3000 quality web visitors = SUCCESS when your stage is “Traffic.”

Sales at this stage are a bonus. If you see them as a measure of your success, you risk feeling disappointed.

In this video, I’ll walk you through my numbers for Month #2 at Sock Doggo.

I”ll show you the most important metrics, and what you should check too.

Then I’ll tell you exactly what we did to get our sales!

Don’t have time to watch?

Here are the numbers for Month #2 at Sock Doggo:

Sales for December:

$1114.22 = 38 orders

Key Metrics:

Traffic: 2176

Returning Visitors: 366 (15%)

Conversion Rate: 1.48%

Average Order Value: $29.45

Ad Spend + Traffic:

1429 web visits were from Facebook ads at an average cost of $0.61. Total spend is $878.

Facebook ad goal was Conversion/View Content Pixel Event

747 free traffic

Source of Sales:

5 were from Facebook

7 were direct (went directly to the site)

7 were from Google Search

3 were from Instagram

1 was from Bing

1 was from Yahoo

12 were from email

Did you catch that that?? 32% of all orders from email!

Marketing Efforts:

Email Mini-Campaign: We did a last-minute, stocking stuffer holiday sale.

25% off from Dec 2 – Dec 16

Out of the Shop: We did a site-wide discount advertised on the website that customers could take advantage of while we were away for the holidays.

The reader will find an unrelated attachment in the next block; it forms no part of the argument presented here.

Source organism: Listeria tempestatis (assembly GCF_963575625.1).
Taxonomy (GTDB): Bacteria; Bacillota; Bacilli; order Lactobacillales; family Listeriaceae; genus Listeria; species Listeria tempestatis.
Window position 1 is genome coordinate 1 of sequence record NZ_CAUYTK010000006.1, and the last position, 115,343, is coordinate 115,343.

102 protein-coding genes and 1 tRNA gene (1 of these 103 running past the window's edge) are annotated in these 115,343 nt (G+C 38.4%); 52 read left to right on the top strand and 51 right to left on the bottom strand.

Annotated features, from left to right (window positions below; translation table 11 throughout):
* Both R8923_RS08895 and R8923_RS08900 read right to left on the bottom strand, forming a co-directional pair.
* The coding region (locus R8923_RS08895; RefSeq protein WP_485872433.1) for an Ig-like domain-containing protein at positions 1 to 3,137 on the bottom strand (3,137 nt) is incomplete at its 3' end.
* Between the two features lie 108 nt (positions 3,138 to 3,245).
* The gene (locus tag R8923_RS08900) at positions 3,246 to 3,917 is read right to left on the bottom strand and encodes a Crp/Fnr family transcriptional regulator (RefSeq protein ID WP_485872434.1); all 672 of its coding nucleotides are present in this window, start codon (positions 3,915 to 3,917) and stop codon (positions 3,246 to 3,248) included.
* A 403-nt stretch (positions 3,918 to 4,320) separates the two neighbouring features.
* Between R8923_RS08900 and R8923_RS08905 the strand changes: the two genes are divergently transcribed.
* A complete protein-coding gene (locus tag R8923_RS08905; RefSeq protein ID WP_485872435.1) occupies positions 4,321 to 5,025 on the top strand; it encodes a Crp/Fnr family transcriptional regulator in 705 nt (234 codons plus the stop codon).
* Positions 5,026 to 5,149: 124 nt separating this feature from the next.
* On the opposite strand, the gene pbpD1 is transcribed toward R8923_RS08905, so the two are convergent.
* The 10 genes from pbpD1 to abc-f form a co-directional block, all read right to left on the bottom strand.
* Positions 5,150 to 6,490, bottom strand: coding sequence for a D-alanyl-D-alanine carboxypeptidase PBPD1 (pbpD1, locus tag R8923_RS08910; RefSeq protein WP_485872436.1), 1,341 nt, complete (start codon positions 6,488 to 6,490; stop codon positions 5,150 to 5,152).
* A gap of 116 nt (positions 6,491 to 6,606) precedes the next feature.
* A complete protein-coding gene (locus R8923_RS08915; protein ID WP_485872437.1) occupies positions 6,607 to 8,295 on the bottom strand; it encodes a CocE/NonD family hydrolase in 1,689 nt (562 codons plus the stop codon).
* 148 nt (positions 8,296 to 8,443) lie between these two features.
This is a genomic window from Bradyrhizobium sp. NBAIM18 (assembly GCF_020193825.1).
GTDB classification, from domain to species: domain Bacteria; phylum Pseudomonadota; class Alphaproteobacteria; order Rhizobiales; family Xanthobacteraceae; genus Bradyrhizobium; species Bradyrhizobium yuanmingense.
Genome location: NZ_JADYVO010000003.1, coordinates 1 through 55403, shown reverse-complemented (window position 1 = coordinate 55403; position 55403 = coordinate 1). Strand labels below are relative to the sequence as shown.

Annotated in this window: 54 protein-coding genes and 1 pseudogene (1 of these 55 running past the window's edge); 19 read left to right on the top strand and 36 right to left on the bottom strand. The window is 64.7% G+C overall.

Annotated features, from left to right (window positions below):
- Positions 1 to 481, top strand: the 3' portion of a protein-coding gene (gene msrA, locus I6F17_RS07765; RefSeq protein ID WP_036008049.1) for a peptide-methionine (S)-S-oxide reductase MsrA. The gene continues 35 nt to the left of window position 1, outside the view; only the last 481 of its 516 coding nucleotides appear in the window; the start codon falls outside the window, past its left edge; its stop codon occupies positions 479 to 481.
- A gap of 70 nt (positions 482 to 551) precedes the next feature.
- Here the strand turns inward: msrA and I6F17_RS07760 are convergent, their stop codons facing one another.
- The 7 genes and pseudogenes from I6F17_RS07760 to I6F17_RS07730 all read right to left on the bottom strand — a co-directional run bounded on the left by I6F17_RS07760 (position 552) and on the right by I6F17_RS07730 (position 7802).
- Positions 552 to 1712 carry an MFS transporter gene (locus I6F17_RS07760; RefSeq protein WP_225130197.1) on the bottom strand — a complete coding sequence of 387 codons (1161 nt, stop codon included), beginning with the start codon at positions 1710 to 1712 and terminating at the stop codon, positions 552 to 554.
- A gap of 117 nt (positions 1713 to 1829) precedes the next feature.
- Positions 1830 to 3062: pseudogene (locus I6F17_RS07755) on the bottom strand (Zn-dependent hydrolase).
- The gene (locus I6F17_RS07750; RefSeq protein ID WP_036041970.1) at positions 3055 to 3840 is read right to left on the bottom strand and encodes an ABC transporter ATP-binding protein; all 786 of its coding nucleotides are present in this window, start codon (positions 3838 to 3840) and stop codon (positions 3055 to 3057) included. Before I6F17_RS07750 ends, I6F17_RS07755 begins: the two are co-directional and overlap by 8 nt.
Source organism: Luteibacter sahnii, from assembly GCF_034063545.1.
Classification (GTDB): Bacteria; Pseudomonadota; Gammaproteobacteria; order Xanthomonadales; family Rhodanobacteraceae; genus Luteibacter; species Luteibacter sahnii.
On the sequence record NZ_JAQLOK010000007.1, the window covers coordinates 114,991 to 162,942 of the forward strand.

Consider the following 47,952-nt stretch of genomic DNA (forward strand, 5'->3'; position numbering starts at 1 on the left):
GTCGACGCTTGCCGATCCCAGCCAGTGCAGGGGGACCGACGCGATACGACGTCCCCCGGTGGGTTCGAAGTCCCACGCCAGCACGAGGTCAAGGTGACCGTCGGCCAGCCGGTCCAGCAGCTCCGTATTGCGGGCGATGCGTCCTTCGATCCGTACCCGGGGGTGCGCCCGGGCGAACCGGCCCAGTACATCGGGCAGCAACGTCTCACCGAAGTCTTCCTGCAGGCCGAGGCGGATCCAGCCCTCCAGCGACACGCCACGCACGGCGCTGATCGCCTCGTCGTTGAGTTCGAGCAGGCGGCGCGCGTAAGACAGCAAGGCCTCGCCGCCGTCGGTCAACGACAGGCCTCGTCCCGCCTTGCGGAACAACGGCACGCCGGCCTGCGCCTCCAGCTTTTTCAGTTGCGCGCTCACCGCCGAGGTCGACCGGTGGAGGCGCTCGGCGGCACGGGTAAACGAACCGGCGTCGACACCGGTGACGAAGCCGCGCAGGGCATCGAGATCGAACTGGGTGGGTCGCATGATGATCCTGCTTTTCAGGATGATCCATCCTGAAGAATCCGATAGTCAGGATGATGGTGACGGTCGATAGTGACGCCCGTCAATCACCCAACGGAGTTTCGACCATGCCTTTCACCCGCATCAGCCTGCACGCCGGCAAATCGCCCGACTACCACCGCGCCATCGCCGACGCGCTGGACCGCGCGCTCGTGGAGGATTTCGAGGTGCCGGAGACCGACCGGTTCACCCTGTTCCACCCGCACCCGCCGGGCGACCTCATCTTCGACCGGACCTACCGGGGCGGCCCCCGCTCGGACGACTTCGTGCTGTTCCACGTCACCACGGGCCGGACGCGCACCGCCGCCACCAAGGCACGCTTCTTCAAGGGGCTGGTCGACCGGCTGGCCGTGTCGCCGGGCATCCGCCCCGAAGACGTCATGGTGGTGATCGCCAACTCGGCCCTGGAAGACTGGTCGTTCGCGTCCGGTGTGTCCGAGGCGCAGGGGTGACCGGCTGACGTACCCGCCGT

15% off from Dec 24 – Dec 30

The Good News:

We got sales.

Our Conversion Funnel is performing better than average.

The Add to Cart Rate is almost 4%.

We reached more than $4k from Oct – Dec with very part-time effort, and very few products.

The Bad News:

We don’t have enough traffic. I dropped the ball and missed the 3000 visitors goal.

Our Average Order Value is below $30. I need to focus on higher priced product.

The Next Steps:

I need to get a popup and New Lead and Welcome email series running.

I also need to increase the Average Order Value by promoting higher priced product.

And last, I have to devote one full day each week to building the business.

Do you focus on increasing your Average Order Value?

If you do, I’d love to hear about your strategy. If not, what metric are you focused on?

Either way, comment below and let me know!

If you have questions, comment below and ask me!

So, here’s what I need you to do next.

First, sign up to get updates in your inbox:

 

Then, be sure to Like and Follow my page on Facebook. I’ll be posting regular updates there!

That’s it! It will be a fun adventure, all the way from 0 to $50K on Shopify!